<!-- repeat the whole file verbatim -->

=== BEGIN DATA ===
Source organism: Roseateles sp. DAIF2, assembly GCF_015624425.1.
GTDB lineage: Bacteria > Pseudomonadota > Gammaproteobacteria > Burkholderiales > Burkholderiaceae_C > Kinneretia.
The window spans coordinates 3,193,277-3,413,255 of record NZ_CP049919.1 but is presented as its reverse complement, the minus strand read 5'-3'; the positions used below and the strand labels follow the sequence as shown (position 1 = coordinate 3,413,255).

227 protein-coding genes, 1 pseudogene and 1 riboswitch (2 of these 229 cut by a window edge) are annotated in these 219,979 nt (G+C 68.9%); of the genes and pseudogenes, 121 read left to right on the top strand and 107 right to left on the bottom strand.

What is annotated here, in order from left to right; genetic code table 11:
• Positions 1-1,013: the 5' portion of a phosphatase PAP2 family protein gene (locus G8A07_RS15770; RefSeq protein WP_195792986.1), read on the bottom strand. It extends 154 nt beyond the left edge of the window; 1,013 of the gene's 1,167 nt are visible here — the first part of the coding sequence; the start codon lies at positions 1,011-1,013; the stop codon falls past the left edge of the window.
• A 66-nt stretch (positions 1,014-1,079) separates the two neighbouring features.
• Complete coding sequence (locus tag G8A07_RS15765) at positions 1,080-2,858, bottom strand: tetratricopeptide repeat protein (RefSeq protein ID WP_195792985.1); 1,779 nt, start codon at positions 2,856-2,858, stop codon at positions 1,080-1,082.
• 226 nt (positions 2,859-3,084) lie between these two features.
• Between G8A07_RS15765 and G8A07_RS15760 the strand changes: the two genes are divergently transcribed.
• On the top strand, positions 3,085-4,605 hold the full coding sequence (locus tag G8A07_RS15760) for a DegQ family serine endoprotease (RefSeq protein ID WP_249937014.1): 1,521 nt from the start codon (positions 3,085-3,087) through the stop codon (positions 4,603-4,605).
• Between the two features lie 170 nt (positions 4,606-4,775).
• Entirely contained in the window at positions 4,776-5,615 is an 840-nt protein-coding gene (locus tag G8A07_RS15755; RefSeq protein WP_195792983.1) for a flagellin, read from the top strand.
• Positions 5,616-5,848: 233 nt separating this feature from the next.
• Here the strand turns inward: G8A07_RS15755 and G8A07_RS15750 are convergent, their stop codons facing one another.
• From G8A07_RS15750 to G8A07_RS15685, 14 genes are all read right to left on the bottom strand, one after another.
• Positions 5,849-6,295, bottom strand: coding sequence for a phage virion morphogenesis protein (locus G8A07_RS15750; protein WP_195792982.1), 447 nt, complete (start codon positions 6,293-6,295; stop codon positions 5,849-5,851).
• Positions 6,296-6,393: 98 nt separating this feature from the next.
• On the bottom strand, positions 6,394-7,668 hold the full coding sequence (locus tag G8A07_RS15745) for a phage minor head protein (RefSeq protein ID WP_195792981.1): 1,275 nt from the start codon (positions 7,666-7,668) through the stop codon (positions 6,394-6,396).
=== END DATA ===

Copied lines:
Source organism: Roseateles sp. DAIF2, assembly GCF_015624425.1.
GTDB lineage: Bacteria > Pseudomonadota > Gammaproteobacteria > Burkholderiales > Burkholderiaceae_C > Kinneretia.
The window spans coordinates 3,193,277-3,413,255 of record NZ_CP049919.1 but is presented as its reverse complement, the minus strand read 5'-3'; the positions used below and the strand labels follow the sequence as shown (position 1 = coordinate 3,413,255).

227 protein-coding genes, 1 pseudogene and 1 riboswitch (2 of these 229 cut by a window edge) are annotated in these 219,979 nt (G+C 68.9%); of the genes and pseudogenes, 121 read left to right on the top strand and 107 right to left on the bottom strand.

What is annotated here, in order from left to right; genetic code table 11:
• Positions 1-1,013: the 5' portion of a phosphatase PAP2 family protein gene (locus G8A07_RS15770; RefSeq protein WP_195792986.1), read on the bottom strand. It extends 154 nt beyond the left edge of the window; 1,013 of the gene's 1,167 nt are visible here — the first part of the coding sequence; the start codon lies at positions 1,011-1,013; the stop codon falls past the left edge of the window.
• A 66-nt stretch (positions 1,014-1,079) separates the two neighbouring features.
• Complete coding sequence (locus tag G8A07_RS15765) at positions 1,080-2,858, bottom strand: tetratricopeptide repeat protein (RefSeq protein ID WP_195792985.1); 1,779 nt, start codon at positions 2,856-2,858, stop codon at positions 1,080-1,082.
• 226 nt (positions 2,859-3,084) lie between these two features.
• Between G8A07_RS15765 and G8A07_RS15760 the strand changes: the two genes are divergently transcribed.
• On the top strand, positions 3,085-4,605 hold the full coding sequence (locus tag G8A07_RS15760) for a DegQ family serine endoprotease (RefSeq protein ID WP_249937014.1): 1,521 nt from the start codon (positions 3,085-3,087) through the stop codon (positions 4,603-4,605).
• Between the two features lie 170 nt (positions 4,606-4,775).
• Entirely contained in the window at positions 4,776-5,615 is an 840-nt protein-coding gene (locus tag G8A07_RS15755; RefSeq protein WP_195792983.1) for a flagellin, read from the top strand.
• Positions 5,616-5,848: 233 nt separating this feature from the next.
• Here the strand turns inward: G8A07_RS15755 and G8A07_RS15750 are convergent, their stop codons facing one another.
• From G8A07_RS15750 to G8A07_RS15685, 14 genes are all read right to left on the bottom strand, one after another.
• Positions 5,849-6,295, bottom strand: coding sequence for a phage virion morphogenesis protein (locus G8A07_RS15750; protein WP_195792982.1), 447 nt, complete (start codon positions 6,293-6,295; stop codon positions 5,849-5,851).
• Positions 6,296-6,393: 98 nt separating this feature from the next.
• On the bottom strand, positions 6,394-7,668 hold the full coding sequence (locus tag G8A07_RS15745) for a phage minor head protein (RefSeq protein ID WP_195792981.1): 1,275 nt from the start codon (positions 7,666-7,668) through the stop codon (positions 6,394-6,396).